Bossa: Twelve A Dozen will do for sums what Surgeon Simulator did for eye transplants
Counting numbers instead of giblets
Twelve A Dozen's cute twelve-faced character may seem like an odd choice of follow-up to Surgeon Simulator for Bossa Studios.
It's a game that takes place inside the microworld of a calculator. Levels are decorated in digital green and silhouette; it's a severe aesthetic, marked with gothic fences, spikes, and broken lightbulbs.
This world didn't always look as decrepit as this. It turns out that the ruler of this world inhabited by numbered denizens is, by decree, the current highest prime number.
A super computer at the heart of the world works endlessly to find the next highest prime number. Seeing that it's getting close to finding it - and therefore dethroning her - the current ruler destroys the computer so she can continue with her reign.
Mechanical parts scatter across the land, destroying homes and lives in the process. This is where you enter, as Twelve, a plucky lass from Dozenopolis.
She starts out by rescuing people caught in the debris, including her family. In doing so, she discovers something that seemingly no-one has before her: she can change her face number.
She learns this after using the powers of the operations that the computer has scattered: addition, multiply, divide, and so on. Yes, this means that the puzzles involve doing simple maths. Twelve A Dozen is, partly, an educational game.
It's this element that Bossa Studios co-founder Imre Jele tells me is, not only intrinsic to the game, but was the spark that caused it to exist.
"We wanted to create a game that was more than just entertainment. Maths is good for that - maths is poetry and maths is puzzles," Jele told me.
"But a lot of people hate maths. So the question was how can I make maths loveable and approachable?"
Jele didn't want to fall into the trap that many other educational games have, though. He didn't want the game to be boring, nor did he want it to work as a game without the educational aspect - as just an "educational theme".
This was solved by taking inspiration from Edwin A. Abbott's novel Flatland: A Romance of Many Dimensions. It's a story about a world inhabited entirely by 2D shapes. Hence, Twelve A Dozen is a narrative inside a world of numbers and maths.
Bossa also teamed up with Amplify, which specialises in creating educational software for teachers to use with students. It was necessary as Bossa has no experience in educational games.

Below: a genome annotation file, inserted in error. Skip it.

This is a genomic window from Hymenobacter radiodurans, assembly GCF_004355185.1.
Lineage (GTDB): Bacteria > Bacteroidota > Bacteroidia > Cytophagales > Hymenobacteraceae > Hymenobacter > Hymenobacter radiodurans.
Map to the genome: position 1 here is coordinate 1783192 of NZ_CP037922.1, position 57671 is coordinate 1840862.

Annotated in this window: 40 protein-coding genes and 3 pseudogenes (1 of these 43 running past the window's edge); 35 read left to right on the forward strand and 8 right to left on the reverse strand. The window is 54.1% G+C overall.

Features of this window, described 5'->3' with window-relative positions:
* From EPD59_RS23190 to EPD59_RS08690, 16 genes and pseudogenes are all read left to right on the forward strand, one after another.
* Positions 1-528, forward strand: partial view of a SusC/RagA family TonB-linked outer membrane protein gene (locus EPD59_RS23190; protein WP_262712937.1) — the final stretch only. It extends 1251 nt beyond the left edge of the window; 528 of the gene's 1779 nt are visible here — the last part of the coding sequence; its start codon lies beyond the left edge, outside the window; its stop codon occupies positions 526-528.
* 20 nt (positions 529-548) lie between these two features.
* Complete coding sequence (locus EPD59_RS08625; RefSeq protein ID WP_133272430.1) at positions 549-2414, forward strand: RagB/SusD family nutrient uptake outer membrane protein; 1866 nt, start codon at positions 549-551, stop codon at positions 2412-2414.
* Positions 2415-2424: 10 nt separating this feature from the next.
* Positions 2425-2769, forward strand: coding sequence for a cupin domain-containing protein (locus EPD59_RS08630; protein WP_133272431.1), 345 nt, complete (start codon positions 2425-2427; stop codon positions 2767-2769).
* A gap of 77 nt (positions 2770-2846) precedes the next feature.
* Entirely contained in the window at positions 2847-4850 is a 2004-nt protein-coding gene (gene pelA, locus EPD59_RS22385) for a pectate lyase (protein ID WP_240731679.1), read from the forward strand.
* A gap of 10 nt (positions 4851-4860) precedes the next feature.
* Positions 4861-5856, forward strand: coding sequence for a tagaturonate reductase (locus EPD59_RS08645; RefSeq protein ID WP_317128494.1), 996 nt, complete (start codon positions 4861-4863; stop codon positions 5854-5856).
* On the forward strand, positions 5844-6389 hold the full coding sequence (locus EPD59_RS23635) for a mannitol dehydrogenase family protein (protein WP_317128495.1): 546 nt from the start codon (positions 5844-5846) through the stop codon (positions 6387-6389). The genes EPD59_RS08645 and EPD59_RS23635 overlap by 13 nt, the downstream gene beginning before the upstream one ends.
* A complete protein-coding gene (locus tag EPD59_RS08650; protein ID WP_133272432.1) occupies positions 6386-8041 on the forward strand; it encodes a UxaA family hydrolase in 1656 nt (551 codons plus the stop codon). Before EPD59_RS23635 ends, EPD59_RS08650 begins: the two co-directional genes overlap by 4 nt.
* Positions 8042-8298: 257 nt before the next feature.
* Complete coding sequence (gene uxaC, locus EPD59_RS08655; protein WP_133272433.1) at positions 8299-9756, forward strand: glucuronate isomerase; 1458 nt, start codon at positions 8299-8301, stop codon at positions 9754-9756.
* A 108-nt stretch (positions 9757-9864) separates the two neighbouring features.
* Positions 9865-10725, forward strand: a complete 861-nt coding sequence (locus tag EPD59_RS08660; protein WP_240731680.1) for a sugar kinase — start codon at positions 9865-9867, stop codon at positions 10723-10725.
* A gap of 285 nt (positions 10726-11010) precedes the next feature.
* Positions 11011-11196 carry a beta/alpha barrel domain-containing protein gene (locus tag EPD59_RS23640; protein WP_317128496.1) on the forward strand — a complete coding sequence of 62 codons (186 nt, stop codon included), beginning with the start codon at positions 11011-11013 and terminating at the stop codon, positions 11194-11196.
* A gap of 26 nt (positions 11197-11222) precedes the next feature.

As Jele put it: "Amplify provided the educational bit, while [Bossa] put in the creative side." I'm told that one of Bossa's creative achievements in Twelve A Dozen is the inventory.
The numbers and operations that you use to solve puzzles don't go into a bottomless pocket as with many adventure games. They follow Twelve, meaning that the resulting conga line is your inventory inventory. You can drag and drop these followers to use them.
Some of them, however, are tied to certain places or can only be used a limited number of times. Different numbers also have different powers: four gives strength, while a nine offers extra jump height.
You can also combine numbers to stack up powers. So, in this example, having 49 would make Twelve strong and extra springy.
The numbers in Twelve's face are used to represent different values in the game, too. Jele used the example of a bridge that needs to be crossed but has a limit on the weight it can hold.
In this case, the numbers on Twelve's face act as a measurement of weight that you'll need to reduce through maths sums.
These are all simple puzzles in the game, and Jele made it clear that they would become much more complex later on in the game. However, the target age of the game's design is 10 to 14 year olds, so it shouldn't go beyond that age group's capabilities.
Despite the targeted age range, Jele is keen to communicate that Twelve A Dozen is meant to be universally enjoyable. Part of this comes from the writing provided by Anna Pickard, who previously wrote browser-based game Glitch.
One of the ideas Pickard came up with inside Twelve A Dozen's world tickled Jele's penchant for puns. I'll admit myself that it's pretty clever.
There are zombies in the game (because of course there are) but they are zeroes. They carry around multiplication signs and use them to multiply other numbers by zero, thus making them zero (a zombie), too. A lovely maths-based spin on zombies, there.
Struck by the richness of the characters in Twelve A Dozen, I wondered whether Jele would ever consider creating toys based on the game, or otherwise expanding it to other multimedia.
"Ask me that in a month's time," he suggests.
Jele revealed that he asks for character designs at Bossa to be ample for turning into a plush toy or an animated series, perhaps. However, the likelihood of that transition happening depends on the popularity of the game.
The rule is no different for Twelve A Dozen. I got the same "depends on how popular it is" answer when asking about releasing the game on other platforms as well.
Currently, it's releasing for iPad on September 10th. However, if it proves popular, Twelve A Dozen could also be coming to iPhone and Android. It also works with controllers, so PC and console are further possibilities.
What is certain is that Twelve A Dozen will be supported with DLC further down the line, regardless of its popularity. In fact, expansions onto the game's story are already in the works.
For now, all you need to know is that Twelve A Dozen will be available for iPad on the 10th. It will cost you £2.99 / $4.99 and there will be no micro-transactions in sight.